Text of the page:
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How A Girl’s Brain Changes After a Traumatic Brain Injury

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Girls who suffer traumatic brain injuries (TBIs) may be more susceptible to behavioral problems like psychological distress and smoking compared to boys, according to a new study.

Each year, TBIs cause 2.5 million emergency room visits, and so far research has consistently shown that they're more common among boys than girls. Girls still get them, though, and often in sports like soccer, basketball and cheerleading. A new study published in the journal PLOS ONE that surveyed 9,288 Ontario students in grades 7 through 12 reports that girls who suffered brain injuries—in sports, most commonly—were more likely to report having contemplated suicide, experienced psychological distress, been the target of bullying and having smoked cigarettes.

Overall, the new study reports that one in five adolescents had sustained a TBI that resulted in their loss of consciousness for at least five minutes or hospitalization at some point in their lifetime. Boys experienced them 6% more than girls. These young people who had experienced a lifetime TBI also reported behaviors in the last year like daily smoking, binge drinking, using marijuana, cyberbullying and poor grades.

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Since the results were self-reported, the researchers could not determine causation, nor could they provide a definitive explanation for the gender differences. In the study, they speculate that it could have to do with a variety of factors that include hormonal differences, treatment differences, differences in cognitive abilities or some combination.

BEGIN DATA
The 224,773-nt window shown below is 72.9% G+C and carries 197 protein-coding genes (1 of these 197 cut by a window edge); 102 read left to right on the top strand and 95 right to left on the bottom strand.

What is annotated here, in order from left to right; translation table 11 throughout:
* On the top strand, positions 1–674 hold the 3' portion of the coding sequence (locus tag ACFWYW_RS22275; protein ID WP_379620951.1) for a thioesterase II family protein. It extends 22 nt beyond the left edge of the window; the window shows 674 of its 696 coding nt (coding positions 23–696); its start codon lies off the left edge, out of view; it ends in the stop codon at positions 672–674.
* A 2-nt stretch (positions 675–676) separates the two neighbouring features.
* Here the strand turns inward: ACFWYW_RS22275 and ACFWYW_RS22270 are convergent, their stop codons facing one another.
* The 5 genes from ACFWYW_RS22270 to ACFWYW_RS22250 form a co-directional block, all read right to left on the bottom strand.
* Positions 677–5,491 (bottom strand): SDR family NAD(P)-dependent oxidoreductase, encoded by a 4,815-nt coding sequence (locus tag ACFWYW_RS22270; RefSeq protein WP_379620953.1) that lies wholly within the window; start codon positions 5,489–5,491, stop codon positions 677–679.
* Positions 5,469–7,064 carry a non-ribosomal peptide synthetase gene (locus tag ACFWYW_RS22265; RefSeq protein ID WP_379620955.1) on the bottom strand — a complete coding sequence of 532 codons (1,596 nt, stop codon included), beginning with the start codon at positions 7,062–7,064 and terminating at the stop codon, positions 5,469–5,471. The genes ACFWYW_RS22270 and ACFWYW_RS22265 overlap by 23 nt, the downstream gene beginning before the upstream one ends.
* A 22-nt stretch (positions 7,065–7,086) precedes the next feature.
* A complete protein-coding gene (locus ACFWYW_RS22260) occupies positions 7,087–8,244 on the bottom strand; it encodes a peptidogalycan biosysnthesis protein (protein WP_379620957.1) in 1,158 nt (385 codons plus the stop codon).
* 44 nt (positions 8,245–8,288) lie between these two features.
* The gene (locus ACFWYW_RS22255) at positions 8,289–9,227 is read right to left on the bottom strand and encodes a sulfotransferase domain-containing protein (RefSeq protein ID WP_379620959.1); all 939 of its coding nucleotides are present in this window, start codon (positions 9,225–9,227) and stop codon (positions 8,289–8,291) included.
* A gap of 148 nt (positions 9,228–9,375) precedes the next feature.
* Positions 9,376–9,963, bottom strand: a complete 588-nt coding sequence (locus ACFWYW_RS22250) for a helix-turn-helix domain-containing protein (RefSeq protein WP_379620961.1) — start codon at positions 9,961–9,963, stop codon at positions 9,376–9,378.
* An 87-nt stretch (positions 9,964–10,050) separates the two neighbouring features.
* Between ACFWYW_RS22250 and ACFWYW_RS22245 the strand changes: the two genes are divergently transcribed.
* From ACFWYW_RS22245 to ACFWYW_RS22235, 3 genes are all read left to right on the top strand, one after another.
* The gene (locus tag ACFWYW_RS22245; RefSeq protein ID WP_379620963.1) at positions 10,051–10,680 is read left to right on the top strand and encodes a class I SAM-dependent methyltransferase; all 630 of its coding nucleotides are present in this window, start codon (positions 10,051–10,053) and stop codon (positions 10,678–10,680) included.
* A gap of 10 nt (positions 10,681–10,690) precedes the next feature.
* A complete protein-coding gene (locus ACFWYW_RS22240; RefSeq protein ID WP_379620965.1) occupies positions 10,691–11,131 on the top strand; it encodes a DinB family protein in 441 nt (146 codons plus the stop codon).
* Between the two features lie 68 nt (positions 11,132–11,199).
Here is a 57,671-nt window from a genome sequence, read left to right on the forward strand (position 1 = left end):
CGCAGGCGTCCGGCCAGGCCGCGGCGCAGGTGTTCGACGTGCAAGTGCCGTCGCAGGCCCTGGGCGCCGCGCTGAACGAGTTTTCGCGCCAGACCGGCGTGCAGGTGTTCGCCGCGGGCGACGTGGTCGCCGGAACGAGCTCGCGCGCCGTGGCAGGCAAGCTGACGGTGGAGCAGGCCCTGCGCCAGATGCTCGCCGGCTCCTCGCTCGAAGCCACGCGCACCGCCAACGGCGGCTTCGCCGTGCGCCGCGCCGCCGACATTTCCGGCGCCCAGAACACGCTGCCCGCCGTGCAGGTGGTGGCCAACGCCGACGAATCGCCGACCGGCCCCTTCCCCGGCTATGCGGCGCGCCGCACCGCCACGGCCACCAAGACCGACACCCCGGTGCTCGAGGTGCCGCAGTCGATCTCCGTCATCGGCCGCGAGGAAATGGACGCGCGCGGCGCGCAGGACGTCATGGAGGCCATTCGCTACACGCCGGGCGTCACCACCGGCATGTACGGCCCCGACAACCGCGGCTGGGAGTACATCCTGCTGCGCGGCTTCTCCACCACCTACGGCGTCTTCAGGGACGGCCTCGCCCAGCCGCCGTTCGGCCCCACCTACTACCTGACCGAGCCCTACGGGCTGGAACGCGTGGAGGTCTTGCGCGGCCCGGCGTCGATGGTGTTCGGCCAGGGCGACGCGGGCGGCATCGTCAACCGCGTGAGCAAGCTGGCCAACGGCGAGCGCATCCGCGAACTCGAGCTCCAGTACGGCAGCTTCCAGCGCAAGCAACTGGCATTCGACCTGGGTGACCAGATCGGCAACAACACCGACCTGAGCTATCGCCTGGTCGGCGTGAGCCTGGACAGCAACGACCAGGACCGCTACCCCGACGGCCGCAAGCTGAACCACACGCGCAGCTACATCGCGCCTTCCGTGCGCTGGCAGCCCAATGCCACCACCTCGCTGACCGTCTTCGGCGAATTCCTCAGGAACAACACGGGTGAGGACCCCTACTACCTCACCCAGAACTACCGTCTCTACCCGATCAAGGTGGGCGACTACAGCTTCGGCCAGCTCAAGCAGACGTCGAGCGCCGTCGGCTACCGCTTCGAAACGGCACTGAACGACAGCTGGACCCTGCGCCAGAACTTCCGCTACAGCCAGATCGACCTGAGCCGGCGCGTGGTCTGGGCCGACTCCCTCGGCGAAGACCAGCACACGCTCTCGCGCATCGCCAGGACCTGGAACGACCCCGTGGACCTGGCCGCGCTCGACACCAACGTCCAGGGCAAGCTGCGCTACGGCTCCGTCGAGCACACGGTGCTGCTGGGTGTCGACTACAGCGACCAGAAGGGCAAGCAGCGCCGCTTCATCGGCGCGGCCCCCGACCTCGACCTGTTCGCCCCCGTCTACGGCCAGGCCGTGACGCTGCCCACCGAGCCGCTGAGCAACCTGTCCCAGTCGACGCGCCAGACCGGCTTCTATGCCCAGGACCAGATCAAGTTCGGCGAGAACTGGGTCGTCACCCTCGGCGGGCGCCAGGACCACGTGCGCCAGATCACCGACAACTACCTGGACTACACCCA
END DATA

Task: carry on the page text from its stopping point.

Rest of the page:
Dr. Geoffrey Manley, vice chairman of neurological surgery at the University of California, San Francisco, was not involved in the study but has another theory. According to his own research, women tend to be more forthcoming about their concussion symptoms than men. "Currently, we don't have a clear idea of what exactly a concussion is," he says. "We are really limited to self-reporting, and women are more honest about their symptoms than boys."

Girls get TBIs most often playing soccer and basketball, but other sports—cheerleading, in particular—have very high risk for injuries. The American Academy of Pediatrics has called for more safety regulations for the cheerleading, even though it tends to not be included in national high school sports injury research.

There's still a lot we don't know about TBIs and concussions, including the best way to diagnose them. So far there is not a reliable imaging or biomarker test. But understanding who is at a risk, and for which reasons, helps bolster the collective knowledge of the issue. "No matter how you slice this, a subset of these folks are going to go on and have long-term disability," says Manley. "We can try to predict who these people are going to be, and gender may be part of this."

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